To the extent there’s any suspense in Chicago’s mayoral race, it’s over whether Rahm Emanuel will be elected tonight or on April 4.
At issue is whether President Obama’s ex-chief of staff manages to secure an outright majority in the preliminary election being conducted today; polls have shown him running around the 50 percent mark. If he clears that hurdle when the ballots are tallied tonight, the game will end on the spot.
If he falls short, there will be a runoff between Emanuel and the second-place finisher, who figures to be Gery Chico, the former chief of staff to outgoing Mayor Richard Daley. While it’s theoretically possible that Chico (or Carol Moseley Braun or Miguel del Valle, each of whom might also place second) could corral all of the non-Emanuel voters and overtake him in the runoff, such a scenario is extremely unlikely. In reality, the only major obstacle to Emanuel’s coronation was the issue of his residency, which was finally resolved in his favor several weeks ago.
Emanuel’s pending success is noteworthy when you consider the struggles that other chiefs of staff have faced when they’ve tried to enter (or reenter) elected politics after leaving the White House.
Those who have failed to make the leap include Erskine Bowles (a Clinton chief of staff), who waged futile Senate bids in North Carolina in 2002 and 2004; Hamilton Jordan (Carter, who lost a 1986 Democratic Senate primary to Wyche Fowler in Georgia; and Al Haig (Nixon), who dropped out of the 1988 Republican presidential race after finishing with 0 percent in Iowa. You could also make a case for including Donald Rumsfeld (Ford), who seemed ready to seek the ’88 GOP presidential nod but who was marginalized by his old Ford-era enemy, then-Vice President George H.W. Bush; and Andrew Card (Bush 43), who showed interest in running for office (for Ted Kennedy’s vacant Senate seat or for governor) but opted not to, likely because of the grief his Bush association would cause him in blue state Massachusetts.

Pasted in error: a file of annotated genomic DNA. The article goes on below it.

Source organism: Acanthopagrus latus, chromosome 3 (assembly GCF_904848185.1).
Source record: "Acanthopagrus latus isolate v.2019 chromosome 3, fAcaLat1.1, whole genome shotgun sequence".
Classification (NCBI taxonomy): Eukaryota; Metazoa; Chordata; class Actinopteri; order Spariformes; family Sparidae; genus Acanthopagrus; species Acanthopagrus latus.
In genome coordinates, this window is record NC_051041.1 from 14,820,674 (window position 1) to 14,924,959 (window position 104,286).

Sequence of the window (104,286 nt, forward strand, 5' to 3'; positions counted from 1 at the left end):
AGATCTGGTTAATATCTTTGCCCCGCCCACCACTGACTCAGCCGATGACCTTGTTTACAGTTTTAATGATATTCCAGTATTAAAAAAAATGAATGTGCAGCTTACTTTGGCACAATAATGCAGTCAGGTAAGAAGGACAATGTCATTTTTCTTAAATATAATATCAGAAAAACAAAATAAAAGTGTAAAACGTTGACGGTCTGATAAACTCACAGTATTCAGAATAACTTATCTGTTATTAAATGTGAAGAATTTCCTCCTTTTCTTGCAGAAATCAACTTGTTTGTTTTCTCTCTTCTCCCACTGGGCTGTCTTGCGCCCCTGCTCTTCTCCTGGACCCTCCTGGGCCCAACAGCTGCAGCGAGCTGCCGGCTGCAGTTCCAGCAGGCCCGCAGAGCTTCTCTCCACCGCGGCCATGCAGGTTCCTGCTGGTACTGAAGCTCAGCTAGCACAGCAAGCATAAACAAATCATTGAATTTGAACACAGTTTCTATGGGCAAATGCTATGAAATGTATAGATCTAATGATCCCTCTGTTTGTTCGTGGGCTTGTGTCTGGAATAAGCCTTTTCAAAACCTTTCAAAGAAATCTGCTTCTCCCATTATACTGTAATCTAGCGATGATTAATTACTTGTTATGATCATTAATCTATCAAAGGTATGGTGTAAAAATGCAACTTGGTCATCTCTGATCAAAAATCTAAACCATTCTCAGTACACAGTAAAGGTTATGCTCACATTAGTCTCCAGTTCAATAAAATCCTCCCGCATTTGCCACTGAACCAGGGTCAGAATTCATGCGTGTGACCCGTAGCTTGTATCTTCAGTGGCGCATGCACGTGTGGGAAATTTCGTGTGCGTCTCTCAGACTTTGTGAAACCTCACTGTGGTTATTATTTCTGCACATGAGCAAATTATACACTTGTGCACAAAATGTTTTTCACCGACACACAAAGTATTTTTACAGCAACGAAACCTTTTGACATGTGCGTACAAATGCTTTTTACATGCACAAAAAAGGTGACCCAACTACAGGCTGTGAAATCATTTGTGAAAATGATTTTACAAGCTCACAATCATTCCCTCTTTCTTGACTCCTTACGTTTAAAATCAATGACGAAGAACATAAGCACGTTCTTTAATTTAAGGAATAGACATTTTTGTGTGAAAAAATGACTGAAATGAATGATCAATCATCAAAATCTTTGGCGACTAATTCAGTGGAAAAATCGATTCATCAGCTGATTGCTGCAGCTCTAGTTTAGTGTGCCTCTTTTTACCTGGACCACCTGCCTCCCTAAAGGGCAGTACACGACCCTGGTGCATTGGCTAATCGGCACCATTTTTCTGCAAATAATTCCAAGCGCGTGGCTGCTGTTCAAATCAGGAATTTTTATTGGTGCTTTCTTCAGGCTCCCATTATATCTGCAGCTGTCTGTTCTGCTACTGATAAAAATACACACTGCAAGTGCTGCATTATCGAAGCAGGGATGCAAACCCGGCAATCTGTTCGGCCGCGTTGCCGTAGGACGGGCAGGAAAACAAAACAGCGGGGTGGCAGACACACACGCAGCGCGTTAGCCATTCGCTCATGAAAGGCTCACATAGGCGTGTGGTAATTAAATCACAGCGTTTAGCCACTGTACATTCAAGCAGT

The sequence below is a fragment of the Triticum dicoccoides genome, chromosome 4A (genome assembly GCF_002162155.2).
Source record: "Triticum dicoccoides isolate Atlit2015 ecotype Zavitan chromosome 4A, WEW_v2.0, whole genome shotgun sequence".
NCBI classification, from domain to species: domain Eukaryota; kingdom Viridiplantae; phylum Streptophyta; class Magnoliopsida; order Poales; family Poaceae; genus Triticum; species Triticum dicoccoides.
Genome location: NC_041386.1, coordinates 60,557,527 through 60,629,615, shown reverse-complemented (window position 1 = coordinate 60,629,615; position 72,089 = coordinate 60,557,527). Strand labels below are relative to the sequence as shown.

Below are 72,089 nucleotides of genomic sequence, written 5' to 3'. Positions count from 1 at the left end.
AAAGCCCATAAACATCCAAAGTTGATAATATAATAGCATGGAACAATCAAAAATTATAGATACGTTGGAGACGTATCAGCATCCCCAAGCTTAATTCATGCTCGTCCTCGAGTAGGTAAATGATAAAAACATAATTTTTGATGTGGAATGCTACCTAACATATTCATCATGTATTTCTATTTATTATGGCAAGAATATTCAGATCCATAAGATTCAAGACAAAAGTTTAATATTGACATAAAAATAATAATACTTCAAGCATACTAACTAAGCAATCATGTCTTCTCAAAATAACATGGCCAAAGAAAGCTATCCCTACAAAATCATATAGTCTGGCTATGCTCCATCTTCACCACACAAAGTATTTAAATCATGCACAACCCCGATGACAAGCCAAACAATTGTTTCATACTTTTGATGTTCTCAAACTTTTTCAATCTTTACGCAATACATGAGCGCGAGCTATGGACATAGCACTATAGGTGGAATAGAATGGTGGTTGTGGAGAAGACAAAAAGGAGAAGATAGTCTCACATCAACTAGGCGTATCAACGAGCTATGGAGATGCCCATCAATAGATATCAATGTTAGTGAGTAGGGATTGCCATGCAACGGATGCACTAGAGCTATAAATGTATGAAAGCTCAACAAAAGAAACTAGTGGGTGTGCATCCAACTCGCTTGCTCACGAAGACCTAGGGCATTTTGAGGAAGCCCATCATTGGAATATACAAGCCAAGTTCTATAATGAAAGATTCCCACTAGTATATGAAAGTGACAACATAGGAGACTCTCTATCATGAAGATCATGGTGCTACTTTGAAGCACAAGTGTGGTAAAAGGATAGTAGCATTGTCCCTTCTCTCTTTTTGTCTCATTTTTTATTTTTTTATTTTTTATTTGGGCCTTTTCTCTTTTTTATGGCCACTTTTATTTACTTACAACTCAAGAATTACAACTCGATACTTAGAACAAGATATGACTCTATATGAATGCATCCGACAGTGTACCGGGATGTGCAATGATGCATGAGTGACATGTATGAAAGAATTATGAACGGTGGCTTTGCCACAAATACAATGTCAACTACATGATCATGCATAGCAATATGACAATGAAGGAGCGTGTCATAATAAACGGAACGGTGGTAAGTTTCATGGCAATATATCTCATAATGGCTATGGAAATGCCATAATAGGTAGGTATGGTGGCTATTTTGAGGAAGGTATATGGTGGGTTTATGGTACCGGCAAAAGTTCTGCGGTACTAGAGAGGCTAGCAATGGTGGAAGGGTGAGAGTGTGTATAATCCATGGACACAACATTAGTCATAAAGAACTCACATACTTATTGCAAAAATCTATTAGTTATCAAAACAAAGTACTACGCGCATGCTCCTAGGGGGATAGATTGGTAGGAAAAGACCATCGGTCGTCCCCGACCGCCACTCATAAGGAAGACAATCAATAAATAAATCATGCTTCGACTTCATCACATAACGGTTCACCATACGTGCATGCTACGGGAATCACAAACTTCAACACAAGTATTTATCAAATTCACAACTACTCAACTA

The success stories include Dick Cheney, who parlayed his Ford White House gig into a successful U.S. House campaign in Wyoming in 1978; and Jim Jones (LBJ), who went on to serve seven terms in the House from Oklahoma from 1973 to 1987, ending his career with a losing Senate campaign against Republican Don Nickles. Barring a completely unforeseen development (another residency challenge?!), Rahm Emanuel will soon be joining their ranks.
Steve Kornacki writes about politics for Salon. Reach him by email at SKornacki@salon.com and follow him on Twitter @SteveKornackiMore Steve Kornacki.